For example, during a period of almost two and half decades starting from 1987-88, the share of food in consumption expenditure for rural India declined slowly from 64.0 per cent to 48.6 per cent (Chart 1). For urban India too, this decline has been sluggish, almost keeping the same pace of change with rural India.
In this context, there are two critical reasons why inflation targeting with current CPI is extraordinarily challenging in India. First, the higher the weight of food in CPI, the lower is the monetary policy control RBI can directly exercise to influence the actual inflation outcome. So we have a price index on about half of which RBI has little policy control.
Second is the inherent high volatility of food inflation in India. Because of higher food contribution, headline CPI inflation volatility gets exacerbated manifold. Higher the volatility, greater is the difficulty in predicting it and hence suboptimal policy choices. Therefore, the criticism that RBI is unable to predict inflation is somewhat unfair. It is more due to choosing an inflation metric that is notoriously difficult to predict.
It cannot be the case that the RBI did not apprehend these challenges while adopting the inflation targeting framework. It was envisaged that the food weight in CPI will decline with progressive revision of the price index and hence monetary policy will gain higher control over inflation management.
This was a possible reality to some extent as the consumer expenditure survey results of 2017-18 were due for release in November 2019 and a revision of CPI was anticipated soon. However, allegedly due to some disconcerting findings on the monthly average consumption expenditure in relation with the earlier survey findings, the consumer expenditure survey 2017-18 was junked.
The official version reads, “in view of the data quality issues, the ministry has decided not to release the Consumer Expenditure Survey results of 2017-2018,” and it “is separately examining the feasibility of conducting the next Consumer Expenditure Survey in 2020-2021 and 2021-22 after incorporating all data quality refinements in the survey process.”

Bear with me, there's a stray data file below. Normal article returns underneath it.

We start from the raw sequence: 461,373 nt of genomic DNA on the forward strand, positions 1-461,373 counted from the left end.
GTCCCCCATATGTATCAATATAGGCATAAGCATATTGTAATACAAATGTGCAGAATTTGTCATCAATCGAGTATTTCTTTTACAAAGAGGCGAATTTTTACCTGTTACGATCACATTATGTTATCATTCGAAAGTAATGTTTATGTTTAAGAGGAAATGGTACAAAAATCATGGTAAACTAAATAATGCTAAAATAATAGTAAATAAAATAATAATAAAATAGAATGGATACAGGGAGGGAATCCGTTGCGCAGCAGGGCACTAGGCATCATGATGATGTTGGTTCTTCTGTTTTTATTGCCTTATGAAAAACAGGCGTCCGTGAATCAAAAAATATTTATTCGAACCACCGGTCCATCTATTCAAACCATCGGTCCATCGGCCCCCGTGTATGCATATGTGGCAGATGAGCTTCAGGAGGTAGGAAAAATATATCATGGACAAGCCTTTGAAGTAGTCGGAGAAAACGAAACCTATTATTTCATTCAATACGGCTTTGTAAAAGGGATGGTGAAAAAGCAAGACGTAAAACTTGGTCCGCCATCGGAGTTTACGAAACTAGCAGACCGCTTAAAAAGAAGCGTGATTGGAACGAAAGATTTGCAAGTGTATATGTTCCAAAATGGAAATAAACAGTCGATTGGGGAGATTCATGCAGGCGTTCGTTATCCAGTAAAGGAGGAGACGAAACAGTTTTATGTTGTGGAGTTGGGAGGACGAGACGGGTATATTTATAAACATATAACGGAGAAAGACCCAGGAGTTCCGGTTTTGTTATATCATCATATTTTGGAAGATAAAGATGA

Post Covid-19, nobody knows if the years 2020-21 or 2021-22 would be normal years to undertake the next Consumer Expenditure Survey. That means we may not get another revision of CPI, say until 2025. In effect RBI will continue to struggle to manage inflation for using an imperfect nominal anchor. It was not just a blow to the credibility of the one of the best statistical systems in the world, it has made monetary policy making shaky and far more challenging under the new framework. Had there been another revision in 2019, we would have seen a somewhat balanced weighting schemes of consumption items.
This is borne by the fact that the food and beverage weight in CPI-IW (which has been recently revised with 2016 as the base), has declined from 46.2 per cent to 39.2 per cent. If one of the key objectives of monetary policy is to bring welfare to the people by means of achieving a low and stable inflation, targeting CPI inflation is a natural alternative.
Given the structure of CPI, the new framework can effectively bring transparency and predictability in monetary policy making, if the burden is squarely shouldered by both the RBI and the government. Therefore, it is not just the RBI, the government is also accountable for timely supply responses and making monetary policy effective.
The writer is Professor of Economics at IIM-Ahmedabad